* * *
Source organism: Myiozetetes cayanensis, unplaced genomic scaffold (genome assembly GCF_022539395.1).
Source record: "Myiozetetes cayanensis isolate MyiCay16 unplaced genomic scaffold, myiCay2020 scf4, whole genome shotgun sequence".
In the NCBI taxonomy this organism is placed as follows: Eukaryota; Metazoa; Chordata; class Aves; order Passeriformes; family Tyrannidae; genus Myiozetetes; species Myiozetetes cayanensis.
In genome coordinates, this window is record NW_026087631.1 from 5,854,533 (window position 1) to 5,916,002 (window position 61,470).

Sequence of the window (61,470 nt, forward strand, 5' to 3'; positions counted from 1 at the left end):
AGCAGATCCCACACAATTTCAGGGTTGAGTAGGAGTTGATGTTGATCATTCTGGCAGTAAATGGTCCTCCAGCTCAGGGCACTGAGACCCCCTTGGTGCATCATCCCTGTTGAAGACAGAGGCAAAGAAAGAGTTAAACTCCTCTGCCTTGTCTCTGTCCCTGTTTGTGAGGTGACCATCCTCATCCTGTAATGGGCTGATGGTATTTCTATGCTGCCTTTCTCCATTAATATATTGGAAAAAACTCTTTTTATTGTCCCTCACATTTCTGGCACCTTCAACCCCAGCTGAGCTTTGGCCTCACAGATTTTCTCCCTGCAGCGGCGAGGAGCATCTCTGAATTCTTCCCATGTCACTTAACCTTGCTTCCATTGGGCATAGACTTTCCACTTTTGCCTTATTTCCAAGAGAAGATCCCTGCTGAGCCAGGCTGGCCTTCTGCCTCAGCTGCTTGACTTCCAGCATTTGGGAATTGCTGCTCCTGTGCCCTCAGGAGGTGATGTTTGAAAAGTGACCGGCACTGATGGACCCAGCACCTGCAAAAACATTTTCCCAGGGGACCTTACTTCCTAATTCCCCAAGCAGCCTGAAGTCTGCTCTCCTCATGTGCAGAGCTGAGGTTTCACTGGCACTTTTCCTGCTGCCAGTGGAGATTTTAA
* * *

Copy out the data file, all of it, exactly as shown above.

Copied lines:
Source organism: Myiozetetes cayanensis, unplaced genomic scaffold (genome assembly GCF_022539395.1).
Source record: "Myiozetetes cayanensis isolate MyiCay16 unplaced genomic scaffold, myiCay2020 scf4, whole genome shotgun sequence".
In the NCBI taxonomy this organism is placed as follows: Eukaryota; Metazoa; Chordata; class Aves; order Passeriformes; family Tyrannidae; genus Myiozetetes; species Myiozetetes cayanensis.
In genome coordinates, this window is record NW_026087631.1 from 5,854,533 (window position 1) to 5,916,002 (window position 61,470).

Sequence of the window (61,470 nt, forward strand, 5' to 3'; positions counted from 1 at the left end):
AGCAGATCCCACACAATTTCAGGGTTGAGTAGGAGTTGATGTTGATCATTCTGGCAGTAAATGGTCCTCCAGCTCAGGGCACTGAGACCCCCTTGGTGCATCATCCCTGTTGAAGACAGAGGCAAAGAAAGAGTTAAACTCCTCTGCCTTGTCTCTGTCCCTGTTTGTGAGGTGACCATCCTCATCCTGTAATGGGCTGATGGTATTTCTATGCTGCCTTTCTCCATTAATATATTGGAAAAAACTCTTTTTATTGTCCCTCACATTTCTGGCACCTTCAACCCCAGCTGAGCTTTGGCCTCACAGATTTTCTCCCTGCAGCGGCGAGGAGCATCTCTGAATTCTTCCCATGTCACTTAACCTTGCTTCCATTGGGCATAGACTTTCCACTTTTGCCTTATTTCCAAGAGAAGATCCCTGCTGAGCCAGGCTGGCCTTCTGCCTCAGCTGCTTGACTTCCAGCATTTGGGAATTGCTGCTCCTGTGCCCTCAGGAGGTGATGTTTGAAAAGTGACCGGCACTGATGGACCCAGCACCTGCAAAAACATTTTCCCAGGGGACCTTACTTCCTAATTCCCCAAGCAGCCTGAAGTCTGCTCTCCTCATGTGCAGAGCTGAGGTTTCACTGGCACTTTTCCTGCTGCCAGTGGAGATTTTAA